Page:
Lonnie Smith was never the best baseball player in the world, although there were times when he could have been in the major leagues. His speed was his greatest asset as he swiped 370 bags during his 17-year career. He was above average with the racquet, posting a career average of .288, just over 1,400 hits and 273 doubles. Other than that, nothing really stands out from its stat sheet. No number gives a clear indication of how good Smith could be. At the heart of his career numbers is a journeyman with excellent legs. However, there is one year that is not like the others.
Today we begin a new series examining the top five offensive seasons in Atlanta Braves history. It begins with Smith, the most unlikely of ancestors, making his mark on a team that has failed in so many ways. The 1989 Braves were nearing the end of their basement apartment era, though no one knew it. Certain things began to turn around and a new future dawned. In an individual reflection, Lonnie Smith had his best season ever. A difficult period in his career became one of the most fascinating stories in team history. It is now WAR’s fifth-best offensive Braves season, according to Baseball Reference.
Lonnie Smith’s Rough Patch
If Lonnie Smith was looking for something to come and go in 1989, it was a consistent season. In the last two seasons he has only been involved in 91 competitions. Much of this had to do with his involvement in the events surrounding the baseball cocaine scandals. After 1987, the Kansas City Royals had fired Smith, even though he had 42 goals in 48 games. The Braves signed him, and he hit a modest .237 in 43 games in 1988. Things might have been looking bleak for the veteran left fielder, but he was on the verge of breaking through.
April: Lonnie Smith breaks out
It certainly didn’t start that way as he didn’t record a single hit in his first 11 at-bats. He exploded after picking up his first knock. Over a seven-game batting streak, he went 12-for-29 (.414) with three homers and seven RBI. Overall, he totaled .326 in April with 30 hits, five doubles, a triple, nine stolen bases and 18 walks. The free passes are perhaps the most telling of his stats. He played a much more patient form of baseball that season. His walking percentage increased from 8.0% in 1988 to 13.2% in 1989. April was just the beginning as he had consistent free pass counts throughout the season.
May & June: Consistency amid contradictions
In May, Smith provided a more steady offense for a Braves team in need. He hit .321 with three more home runs, eight more RBI and 13 more walks. Additionally, he hit .642 and booked his first month with an OPS north of 1,000. In fact, he was so good he shot at 1.104. Unfortunately, he missed a good part of the end of the month due to injury. That said, upon his return, his bat continued to eclipse torches. He hit .328 in the month of June with four homers, ten RBI and 19 hits. His contact was impeccable, finding ways to get to the base rather than hitting. His walks suffered, of course, but he only struck six times all month. Wood found the ball and Smith found his place as one of the best players in the Braves roster.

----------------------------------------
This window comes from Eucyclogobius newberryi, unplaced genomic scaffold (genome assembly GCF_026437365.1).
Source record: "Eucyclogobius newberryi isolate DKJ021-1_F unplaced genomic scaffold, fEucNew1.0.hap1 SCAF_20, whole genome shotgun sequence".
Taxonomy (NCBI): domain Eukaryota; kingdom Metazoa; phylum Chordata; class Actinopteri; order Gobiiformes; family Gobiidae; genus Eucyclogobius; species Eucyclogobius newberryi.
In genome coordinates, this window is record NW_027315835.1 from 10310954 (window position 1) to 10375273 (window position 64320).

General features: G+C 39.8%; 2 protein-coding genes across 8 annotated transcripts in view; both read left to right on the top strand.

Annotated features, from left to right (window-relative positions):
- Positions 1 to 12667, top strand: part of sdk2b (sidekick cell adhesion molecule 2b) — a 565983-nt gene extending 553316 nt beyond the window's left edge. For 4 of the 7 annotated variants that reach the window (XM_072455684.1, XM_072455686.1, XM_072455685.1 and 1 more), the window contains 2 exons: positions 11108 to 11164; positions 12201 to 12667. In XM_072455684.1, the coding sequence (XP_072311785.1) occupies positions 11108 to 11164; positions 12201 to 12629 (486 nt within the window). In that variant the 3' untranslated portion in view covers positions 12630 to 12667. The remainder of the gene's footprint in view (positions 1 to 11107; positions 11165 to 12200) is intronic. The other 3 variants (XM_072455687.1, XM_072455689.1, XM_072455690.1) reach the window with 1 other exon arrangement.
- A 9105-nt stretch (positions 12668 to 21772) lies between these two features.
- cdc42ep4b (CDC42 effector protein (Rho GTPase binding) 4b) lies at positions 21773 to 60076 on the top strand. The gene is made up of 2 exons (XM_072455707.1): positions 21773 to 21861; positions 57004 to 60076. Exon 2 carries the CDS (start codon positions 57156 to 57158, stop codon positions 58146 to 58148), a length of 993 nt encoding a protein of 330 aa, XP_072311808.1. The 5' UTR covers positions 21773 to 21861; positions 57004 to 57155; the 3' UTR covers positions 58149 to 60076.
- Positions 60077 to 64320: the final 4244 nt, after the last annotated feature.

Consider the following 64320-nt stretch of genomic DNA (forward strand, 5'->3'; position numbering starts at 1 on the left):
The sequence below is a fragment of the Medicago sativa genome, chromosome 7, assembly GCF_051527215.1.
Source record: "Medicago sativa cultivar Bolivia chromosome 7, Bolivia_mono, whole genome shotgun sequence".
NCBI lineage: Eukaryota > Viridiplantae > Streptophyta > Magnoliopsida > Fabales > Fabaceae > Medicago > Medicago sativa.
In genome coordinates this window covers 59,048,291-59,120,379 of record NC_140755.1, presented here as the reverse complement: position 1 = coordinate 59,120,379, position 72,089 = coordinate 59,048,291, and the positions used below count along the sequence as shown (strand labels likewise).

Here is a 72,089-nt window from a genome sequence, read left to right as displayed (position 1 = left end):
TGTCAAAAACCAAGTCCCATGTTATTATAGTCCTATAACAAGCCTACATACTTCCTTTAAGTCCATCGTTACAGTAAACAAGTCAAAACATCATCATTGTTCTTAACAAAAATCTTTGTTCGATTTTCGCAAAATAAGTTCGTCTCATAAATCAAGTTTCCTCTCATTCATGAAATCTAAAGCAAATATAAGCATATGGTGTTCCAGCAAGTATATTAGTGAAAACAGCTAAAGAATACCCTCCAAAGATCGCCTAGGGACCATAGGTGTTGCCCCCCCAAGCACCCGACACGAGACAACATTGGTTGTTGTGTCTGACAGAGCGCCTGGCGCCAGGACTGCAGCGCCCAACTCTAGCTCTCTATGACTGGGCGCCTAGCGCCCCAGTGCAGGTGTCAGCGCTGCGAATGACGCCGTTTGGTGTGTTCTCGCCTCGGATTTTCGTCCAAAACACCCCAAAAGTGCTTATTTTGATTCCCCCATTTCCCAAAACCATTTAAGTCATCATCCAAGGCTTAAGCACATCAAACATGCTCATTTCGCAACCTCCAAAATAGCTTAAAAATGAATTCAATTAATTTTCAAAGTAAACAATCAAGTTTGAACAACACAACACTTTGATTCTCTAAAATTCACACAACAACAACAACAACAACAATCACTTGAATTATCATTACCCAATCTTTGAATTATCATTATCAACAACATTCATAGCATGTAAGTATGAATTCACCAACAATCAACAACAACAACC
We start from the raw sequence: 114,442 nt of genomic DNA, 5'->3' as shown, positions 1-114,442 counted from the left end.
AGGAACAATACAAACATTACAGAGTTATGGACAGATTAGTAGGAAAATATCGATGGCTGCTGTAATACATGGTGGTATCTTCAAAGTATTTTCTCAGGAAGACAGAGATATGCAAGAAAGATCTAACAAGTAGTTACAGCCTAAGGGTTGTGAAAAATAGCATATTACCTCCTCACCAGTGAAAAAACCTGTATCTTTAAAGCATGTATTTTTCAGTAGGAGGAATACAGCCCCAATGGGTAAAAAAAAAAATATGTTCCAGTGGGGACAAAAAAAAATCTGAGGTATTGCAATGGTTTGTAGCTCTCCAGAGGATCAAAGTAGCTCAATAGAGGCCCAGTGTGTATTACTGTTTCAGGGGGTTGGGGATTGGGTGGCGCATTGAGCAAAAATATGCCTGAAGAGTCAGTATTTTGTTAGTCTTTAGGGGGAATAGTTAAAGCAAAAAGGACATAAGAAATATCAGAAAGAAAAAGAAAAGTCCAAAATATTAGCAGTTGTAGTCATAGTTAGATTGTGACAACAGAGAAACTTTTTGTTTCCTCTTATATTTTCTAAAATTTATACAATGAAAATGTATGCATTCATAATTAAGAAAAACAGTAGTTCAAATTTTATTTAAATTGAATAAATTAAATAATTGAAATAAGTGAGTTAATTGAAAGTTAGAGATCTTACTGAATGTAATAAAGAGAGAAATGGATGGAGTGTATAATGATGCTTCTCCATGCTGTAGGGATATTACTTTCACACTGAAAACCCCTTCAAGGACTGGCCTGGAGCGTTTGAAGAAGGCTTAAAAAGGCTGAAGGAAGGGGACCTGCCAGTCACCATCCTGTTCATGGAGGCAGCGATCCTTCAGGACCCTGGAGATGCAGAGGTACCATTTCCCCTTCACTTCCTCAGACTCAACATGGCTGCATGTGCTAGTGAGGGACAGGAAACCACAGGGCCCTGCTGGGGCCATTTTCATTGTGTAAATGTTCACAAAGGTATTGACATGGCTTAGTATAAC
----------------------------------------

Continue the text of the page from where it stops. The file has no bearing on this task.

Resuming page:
July: Lonnie Smith catches fire
In July, as the Braves were battling for an 11-16 record, Lonnie Smith blew up. He crushed the ball with a .344 average and 33 hits. There were only seven games all month that he failed to get on base safely. His power was also elite, hitting six homers and four doubles. In comparison, league MVP Kevin Mitchell, who started 47 home runs, only had two more all month. Smith also found his patience in the face of a return to consistency. His 18 walks contributed to an on-base percentage of .448 and a staggering 1.042 OPS. Overall, Smith’s contributions to the Braves added a winning probability of 2.066. So while the team as a whole was struggling, Smith had broken free again in a big way.
August: A cooling off period
In August, Smith cooled off a bit. However, his numbers are enviable on a so-called cold spell. With 32 hits and an impressive 12 doubles, he still hit .305 for the month. His power dropped a bit (three homers in 105 at-bats). Despite this, he managed 12 walks and drove 17 runs. He slipped somewhat mid-month, where he had one hit in seven games. In the last 12 games, however, he has failed to score once. During that span, he hit a searing .391 (18 to 46) with 11 RBI and went on a six-game winning streak through September.
September: showing weaknesses
September was Smith’s weakest month as the Braves stuttered to a 9-14 mark. He hit .269 with two home runs. His strikeout numbers were meteoric, skyrocketing to 25 in 78 at-bats. However, he continued to pull in his fair share of runs and posted 15 RBI. An interesting aspect of this month is the sheer difference between Smith’s average and his BABIP. The latter stat sits at a hefty 0.352. So a big part of the blame for his comparatively slow attack this month definitely lies with his breath rate. He hit over 26% of the time but still managed a respectable wRC+ of 112. That’s how good Smith was in 1989.
Lonnie Smith: Unlikely Hero
Overall, Lonnie Smith had an 8.8 WAR this season, the best in the National League. His .415 on-base brand was also top. He hit .315 with 21 homers and 79 RBI and finished 11thth in the MVP vote. An OPS of .948 was good for third place in the league and an OPS+ of 168 was fourth. He managed 113 runs, beating Ryne Sandberg, Bobby Bonilla and Tony Gwynn. In addition, he hit 59 extra base hits, placing him in the top ten in the league. In summary, one of the most unlikely players kept us company with some of the best racquets of the day. The fact that he made it after overcoming so many obstacles only makes it worth repeating.
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LonnieSmith, Kevin Mitchell, Ryne Sandberg, Bobby Bonilla, Tony Gwynn